If it is JEE application, how much the application will rely on QAFE framework? Will there be a possibility to convert the application to fully JEE compliant one later on by refactoring layer-by-layer, ,event driven web forms, Spring IOC, any O-R or SQLMap solutions for data persistence?
QAFE is an engine which interprets the QAML files and creates Web2.0 applications. Note the word â€œEngineâ€, since it’s all happening in memory/on the fly. We created what is currently known as Single Page WebApplications. JSF is a page oriented design for Web, current and modern apps use a more data-oriented approach (see Google WebToolkit and other Google online products). Actually it’s not strange in the JEE world to be dependent on another library, for example Spring, JSF, Database drivers, etc.
Since we have layered approach, it’s easy to use (and move to) another class/implementation/database, since the layer is loosely coupled. So to use use Open Source/Non OpenSource libraries/classes is not a problem at all: For example, at a big telecom provider, QAFE was implemented on JBOSS using an Informix database AND an Oracle database at the same time. QAFE was used as a front end technology on JBOSS workflow was used to guide the process in the backend. For another project, we have used QAFE combined with Cassandra (also used by Facebook) and a cloud server.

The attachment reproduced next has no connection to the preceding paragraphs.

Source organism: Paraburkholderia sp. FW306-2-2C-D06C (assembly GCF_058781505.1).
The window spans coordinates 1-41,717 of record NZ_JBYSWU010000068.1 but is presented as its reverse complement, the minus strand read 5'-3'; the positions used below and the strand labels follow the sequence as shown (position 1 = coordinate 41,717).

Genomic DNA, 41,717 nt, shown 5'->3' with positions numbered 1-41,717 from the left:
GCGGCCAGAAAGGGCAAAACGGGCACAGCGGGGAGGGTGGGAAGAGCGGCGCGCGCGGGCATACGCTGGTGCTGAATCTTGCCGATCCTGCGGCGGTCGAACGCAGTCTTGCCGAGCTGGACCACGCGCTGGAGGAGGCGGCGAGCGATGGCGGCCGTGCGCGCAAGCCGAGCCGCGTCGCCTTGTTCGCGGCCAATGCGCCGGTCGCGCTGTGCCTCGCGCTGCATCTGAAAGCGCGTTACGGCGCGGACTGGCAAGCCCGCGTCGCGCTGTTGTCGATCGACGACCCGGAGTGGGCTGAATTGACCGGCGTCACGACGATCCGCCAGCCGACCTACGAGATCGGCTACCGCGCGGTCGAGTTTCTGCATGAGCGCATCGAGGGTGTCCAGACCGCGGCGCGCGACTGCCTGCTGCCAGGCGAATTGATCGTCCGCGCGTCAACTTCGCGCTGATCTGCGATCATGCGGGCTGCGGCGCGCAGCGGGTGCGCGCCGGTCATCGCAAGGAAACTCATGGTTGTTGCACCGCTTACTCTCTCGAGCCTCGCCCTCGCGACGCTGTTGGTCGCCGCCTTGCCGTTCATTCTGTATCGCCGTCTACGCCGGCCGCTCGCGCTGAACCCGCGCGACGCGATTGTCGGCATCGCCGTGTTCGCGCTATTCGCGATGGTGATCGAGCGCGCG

Since QAFE is a JEE based platform, all the mentioned technologies are free to use (and easy to use with QAFE).
Please see the architecture description on this page http://www.qafe.com/developers/open-architecture/
There is a clear distinction between the Business Logic Layer (we call those the Business-actions) and the Service layer (in case of a database layer, we have an intelligent DOA mechanism, because this pattern was repeated too often in Enterprise WebApps). Component Based Development and Reusability were one of our first requirements: This has all to do with the Service Oriented Architecture, which is embedded in QAFE.